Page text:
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More students face language barrier

January 03, 2009|By MATTHEW UMSTEAD

MARTINSBURG, W.Va. -- Cambodian, Hindi, Russian and Mandarin are just a few of a growing number of foreign languages now being heard in the hallways of Berkeley County's public schools.

Berkeley County Schools Superintendent Manny P. Arvon said last week that a total of 26 languages are spoken at Martinsburg High School.

"It is a challenge," Arvon said of teaching students English as a second language with limited federal money and no state funding. "Everybody's doing the best they can with what they have available."

What the school system has available this year from the Title III federal grant program for Limited English Proficient and Immigrant (LEP) students -- $77,800 -- isn't enough to prevent school staff from having to wear multiple hats and travel between campuses to respond to the increasing demands, school officials said.

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The number of students who need after-school tutoring and specialized learning materials to help them break through the language barrier has increased with the Eastern Panhandle's overall enrollment growth, according to school composition reports posted at www.http://wveis.k12.wv.us the Web site of the West Virginia Education Information System (WVEIS).

There were 410 LEP students enrolled in Berkeley County Schools in the 2007-08 school year, up from 145 in 2002-03, according to second-month enrollment figures compiled by WVEIS. In Jefferson County, school officials reported an increase of more than 200 students, with 346 enrolled last year.

While LEP enrollments appear to have declined last fall in Berkeley and Jefferson counties, both consistently have ranked among the top five in the state for English-limited students, and nearly a third of the state total (2,359) last year were enrolled in the Eastern Panhandle, according to a review of the WVEIS composition reports.

Morgan County only reported 17 LEP students for the 2007-08 school year, but Amelia Courts, executive director of International Schools and English as a Second Language for the West Virginia Department of Education, said small school districts have their own set of challenges.

School districts with relatively low LEP student enrollments typically do not have discretionary funding, such local school levy money available or trained personnel on staff such as large school districts, Courts said.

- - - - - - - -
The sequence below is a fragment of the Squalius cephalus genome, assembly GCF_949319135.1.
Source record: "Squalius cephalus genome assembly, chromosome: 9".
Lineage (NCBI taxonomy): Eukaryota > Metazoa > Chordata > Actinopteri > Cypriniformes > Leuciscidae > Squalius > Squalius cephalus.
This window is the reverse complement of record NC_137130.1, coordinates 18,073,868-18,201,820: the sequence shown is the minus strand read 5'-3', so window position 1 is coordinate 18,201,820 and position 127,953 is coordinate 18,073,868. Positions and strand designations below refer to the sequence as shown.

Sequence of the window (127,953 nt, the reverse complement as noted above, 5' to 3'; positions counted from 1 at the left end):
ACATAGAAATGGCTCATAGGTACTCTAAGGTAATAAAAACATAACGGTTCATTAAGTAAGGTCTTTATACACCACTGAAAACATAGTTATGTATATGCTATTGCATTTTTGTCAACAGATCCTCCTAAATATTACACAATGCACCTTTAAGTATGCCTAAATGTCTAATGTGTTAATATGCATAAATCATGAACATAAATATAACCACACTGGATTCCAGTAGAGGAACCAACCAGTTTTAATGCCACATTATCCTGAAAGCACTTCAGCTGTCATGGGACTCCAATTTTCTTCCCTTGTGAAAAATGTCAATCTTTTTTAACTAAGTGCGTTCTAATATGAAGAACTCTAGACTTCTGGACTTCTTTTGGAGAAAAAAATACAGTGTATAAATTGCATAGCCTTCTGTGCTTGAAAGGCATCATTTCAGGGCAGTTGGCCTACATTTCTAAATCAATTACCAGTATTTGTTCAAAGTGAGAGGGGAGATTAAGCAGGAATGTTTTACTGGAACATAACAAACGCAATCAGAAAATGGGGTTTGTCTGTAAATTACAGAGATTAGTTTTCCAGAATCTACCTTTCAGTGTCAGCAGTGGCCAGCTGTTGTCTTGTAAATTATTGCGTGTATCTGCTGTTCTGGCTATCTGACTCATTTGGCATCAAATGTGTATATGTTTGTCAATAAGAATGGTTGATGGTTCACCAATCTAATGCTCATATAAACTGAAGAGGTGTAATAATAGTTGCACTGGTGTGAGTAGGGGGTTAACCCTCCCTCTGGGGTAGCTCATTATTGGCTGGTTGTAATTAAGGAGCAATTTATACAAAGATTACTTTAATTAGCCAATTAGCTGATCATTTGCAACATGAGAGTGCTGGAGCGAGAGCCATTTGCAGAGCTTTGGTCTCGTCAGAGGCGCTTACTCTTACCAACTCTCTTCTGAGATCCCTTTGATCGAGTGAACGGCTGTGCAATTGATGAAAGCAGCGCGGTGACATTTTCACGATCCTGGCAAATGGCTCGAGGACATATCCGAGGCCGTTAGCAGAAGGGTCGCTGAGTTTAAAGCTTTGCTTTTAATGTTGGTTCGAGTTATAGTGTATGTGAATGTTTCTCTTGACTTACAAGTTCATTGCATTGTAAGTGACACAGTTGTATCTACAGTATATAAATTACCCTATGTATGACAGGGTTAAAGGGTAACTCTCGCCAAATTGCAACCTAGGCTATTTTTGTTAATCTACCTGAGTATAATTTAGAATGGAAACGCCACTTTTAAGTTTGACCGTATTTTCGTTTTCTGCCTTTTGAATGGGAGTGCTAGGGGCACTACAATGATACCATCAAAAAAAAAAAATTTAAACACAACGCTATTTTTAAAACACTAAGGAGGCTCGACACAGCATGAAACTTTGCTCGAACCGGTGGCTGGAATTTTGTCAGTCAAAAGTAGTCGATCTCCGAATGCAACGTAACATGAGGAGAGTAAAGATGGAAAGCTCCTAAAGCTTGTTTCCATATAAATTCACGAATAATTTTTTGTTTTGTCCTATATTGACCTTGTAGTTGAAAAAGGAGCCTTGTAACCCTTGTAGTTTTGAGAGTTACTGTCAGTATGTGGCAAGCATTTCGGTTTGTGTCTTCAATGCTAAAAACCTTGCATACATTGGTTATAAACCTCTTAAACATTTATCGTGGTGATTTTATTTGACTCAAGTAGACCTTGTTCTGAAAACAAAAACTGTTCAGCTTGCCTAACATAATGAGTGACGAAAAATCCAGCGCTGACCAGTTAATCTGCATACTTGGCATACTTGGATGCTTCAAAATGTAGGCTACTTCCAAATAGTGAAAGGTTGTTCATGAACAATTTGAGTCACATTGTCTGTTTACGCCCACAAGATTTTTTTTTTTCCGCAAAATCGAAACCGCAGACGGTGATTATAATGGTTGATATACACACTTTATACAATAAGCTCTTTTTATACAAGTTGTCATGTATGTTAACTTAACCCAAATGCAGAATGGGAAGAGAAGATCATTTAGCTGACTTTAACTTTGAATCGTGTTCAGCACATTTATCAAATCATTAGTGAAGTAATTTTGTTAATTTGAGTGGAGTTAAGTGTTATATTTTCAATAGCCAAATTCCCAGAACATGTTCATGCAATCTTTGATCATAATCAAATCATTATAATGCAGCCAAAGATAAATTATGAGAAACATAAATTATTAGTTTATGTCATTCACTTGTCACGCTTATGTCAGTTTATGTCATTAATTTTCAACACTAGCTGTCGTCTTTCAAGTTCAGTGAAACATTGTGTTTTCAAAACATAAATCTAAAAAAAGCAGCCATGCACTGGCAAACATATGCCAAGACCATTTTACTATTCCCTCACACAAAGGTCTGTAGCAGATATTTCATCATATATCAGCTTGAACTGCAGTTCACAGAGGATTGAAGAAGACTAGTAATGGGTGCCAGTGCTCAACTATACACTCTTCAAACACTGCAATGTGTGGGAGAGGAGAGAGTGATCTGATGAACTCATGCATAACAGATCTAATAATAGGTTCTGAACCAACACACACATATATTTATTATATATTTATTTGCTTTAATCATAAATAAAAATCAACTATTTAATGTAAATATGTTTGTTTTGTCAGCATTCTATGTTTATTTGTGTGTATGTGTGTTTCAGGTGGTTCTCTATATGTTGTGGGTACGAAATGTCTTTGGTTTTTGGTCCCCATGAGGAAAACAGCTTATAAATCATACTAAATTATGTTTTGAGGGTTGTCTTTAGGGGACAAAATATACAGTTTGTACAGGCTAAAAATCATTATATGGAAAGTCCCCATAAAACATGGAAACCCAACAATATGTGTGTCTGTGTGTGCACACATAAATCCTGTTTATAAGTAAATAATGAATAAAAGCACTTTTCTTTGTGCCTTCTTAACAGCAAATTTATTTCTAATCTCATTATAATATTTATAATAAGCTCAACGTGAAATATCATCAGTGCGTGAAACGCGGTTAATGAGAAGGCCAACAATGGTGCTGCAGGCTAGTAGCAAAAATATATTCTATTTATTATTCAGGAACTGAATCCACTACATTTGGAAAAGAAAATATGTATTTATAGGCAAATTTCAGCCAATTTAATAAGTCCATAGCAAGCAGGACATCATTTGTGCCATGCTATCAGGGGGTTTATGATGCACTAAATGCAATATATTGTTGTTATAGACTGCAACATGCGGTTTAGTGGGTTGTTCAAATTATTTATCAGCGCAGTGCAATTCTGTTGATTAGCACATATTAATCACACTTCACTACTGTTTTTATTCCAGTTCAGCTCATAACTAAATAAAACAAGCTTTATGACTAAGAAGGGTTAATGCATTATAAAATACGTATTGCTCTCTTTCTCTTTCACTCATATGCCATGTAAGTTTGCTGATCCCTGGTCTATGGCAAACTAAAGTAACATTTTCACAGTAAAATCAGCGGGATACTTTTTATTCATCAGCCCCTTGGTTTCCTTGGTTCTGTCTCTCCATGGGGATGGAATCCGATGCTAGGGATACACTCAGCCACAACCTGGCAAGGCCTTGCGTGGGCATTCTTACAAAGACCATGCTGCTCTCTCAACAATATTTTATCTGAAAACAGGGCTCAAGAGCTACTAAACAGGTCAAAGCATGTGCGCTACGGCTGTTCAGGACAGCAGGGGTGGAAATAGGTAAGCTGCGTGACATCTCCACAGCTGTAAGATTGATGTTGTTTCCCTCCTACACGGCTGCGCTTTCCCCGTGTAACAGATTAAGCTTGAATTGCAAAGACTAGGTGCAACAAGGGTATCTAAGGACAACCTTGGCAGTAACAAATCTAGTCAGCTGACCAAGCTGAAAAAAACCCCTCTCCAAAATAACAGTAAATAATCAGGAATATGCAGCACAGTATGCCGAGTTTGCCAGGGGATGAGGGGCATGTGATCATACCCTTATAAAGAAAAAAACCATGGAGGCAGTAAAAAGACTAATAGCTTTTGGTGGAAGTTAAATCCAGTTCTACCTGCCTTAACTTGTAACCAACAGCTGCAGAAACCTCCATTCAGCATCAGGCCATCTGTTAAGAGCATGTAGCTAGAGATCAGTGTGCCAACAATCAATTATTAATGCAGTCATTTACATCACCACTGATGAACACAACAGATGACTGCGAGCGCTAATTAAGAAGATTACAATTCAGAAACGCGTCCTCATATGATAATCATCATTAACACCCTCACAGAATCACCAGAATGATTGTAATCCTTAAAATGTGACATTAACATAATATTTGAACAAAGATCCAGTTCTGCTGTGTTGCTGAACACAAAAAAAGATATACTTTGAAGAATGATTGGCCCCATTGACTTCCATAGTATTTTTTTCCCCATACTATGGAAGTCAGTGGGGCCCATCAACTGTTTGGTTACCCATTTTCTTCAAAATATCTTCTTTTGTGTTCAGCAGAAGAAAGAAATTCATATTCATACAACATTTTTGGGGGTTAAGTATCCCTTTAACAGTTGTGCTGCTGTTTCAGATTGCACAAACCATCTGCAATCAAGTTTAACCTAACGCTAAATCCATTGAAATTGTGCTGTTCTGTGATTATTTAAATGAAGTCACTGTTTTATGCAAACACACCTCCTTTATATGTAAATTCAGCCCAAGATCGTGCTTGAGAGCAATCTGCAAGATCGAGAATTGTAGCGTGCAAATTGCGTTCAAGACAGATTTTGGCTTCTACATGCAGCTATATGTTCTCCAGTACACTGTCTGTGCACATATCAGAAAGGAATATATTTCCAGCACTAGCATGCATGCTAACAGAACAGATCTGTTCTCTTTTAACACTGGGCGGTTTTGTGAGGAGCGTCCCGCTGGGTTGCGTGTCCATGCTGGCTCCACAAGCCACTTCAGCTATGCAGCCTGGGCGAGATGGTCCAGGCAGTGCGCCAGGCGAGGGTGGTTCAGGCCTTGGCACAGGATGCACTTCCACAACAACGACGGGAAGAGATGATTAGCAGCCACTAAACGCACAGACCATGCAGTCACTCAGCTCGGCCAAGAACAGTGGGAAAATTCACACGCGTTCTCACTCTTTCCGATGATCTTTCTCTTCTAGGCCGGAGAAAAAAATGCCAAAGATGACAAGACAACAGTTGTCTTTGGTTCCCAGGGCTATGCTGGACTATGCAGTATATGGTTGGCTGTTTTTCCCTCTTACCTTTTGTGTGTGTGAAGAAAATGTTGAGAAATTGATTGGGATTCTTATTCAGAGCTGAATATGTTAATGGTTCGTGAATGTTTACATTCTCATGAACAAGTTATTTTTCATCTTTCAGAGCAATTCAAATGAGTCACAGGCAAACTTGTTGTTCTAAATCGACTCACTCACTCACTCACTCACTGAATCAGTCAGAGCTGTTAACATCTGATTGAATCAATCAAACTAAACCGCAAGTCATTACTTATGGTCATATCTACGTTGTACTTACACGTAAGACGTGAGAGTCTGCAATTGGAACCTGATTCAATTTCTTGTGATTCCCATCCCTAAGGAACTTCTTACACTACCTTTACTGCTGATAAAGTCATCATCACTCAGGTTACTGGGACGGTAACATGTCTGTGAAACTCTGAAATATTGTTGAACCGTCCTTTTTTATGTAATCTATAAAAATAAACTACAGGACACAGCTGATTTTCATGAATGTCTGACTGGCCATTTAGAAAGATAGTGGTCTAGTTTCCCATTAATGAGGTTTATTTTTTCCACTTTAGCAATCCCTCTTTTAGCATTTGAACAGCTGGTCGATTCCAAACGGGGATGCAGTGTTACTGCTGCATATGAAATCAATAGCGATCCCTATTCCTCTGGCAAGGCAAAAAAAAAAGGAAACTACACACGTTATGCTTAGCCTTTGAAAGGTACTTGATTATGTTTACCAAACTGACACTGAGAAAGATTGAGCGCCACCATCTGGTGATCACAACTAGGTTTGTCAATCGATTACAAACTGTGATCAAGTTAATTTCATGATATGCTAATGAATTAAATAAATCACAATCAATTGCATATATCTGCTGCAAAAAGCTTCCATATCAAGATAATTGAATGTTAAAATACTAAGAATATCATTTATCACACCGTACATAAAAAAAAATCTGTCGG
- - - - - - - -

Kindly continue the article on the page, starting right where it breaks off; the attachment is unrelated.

"I do believe it's a challenge no matter where you are in the state," Courts said.

Courts said a Marshall University study recently found that West Virginia was one of only seven states that provided no funding to school districts for LEP students, and she now believes that number is shrinking because of legal concerns.

Del. Walter Duke, R-Berkeley, said last month that he planned to push for legislation in the upcoming regular session of the Legislature that would establish at least some amount of state funding for LEP students.

Draft legislation presented to Duke and other lawmakers last summer in an interim committee meeting proposed matching the federal Title III grant award per student ($267) with $274 in state money, according to the West Virginia Legislature's Office of Reference & Information.

Courts confirmed last week that she told lawmakers last summer that the average statewide cost of essential programs and educational needs per LEP student would be $2,000.

Courts said Cabell County, for example, now was spending about $4,000 per student. It wasn't immediately clear how much Berkeley County was spending in addition to the federal grant money they have received.

Courts, who is expected to give a presentation about LEP and English as a Second Language programs to the state board of education this month, said federal officials recently have indicated the Title III money only is supposed to supplement, not supplant, funding dedicated for school programs and not be used for teacher salaries.

A Berkeley County Schools official said last week that 20 teachers were involved in the school district's LEP program, which Arvon said doesn't count students for the Title III grant funding program after they become English-proficient.

"And I don't know if that's the case everywhere," Arvon said.

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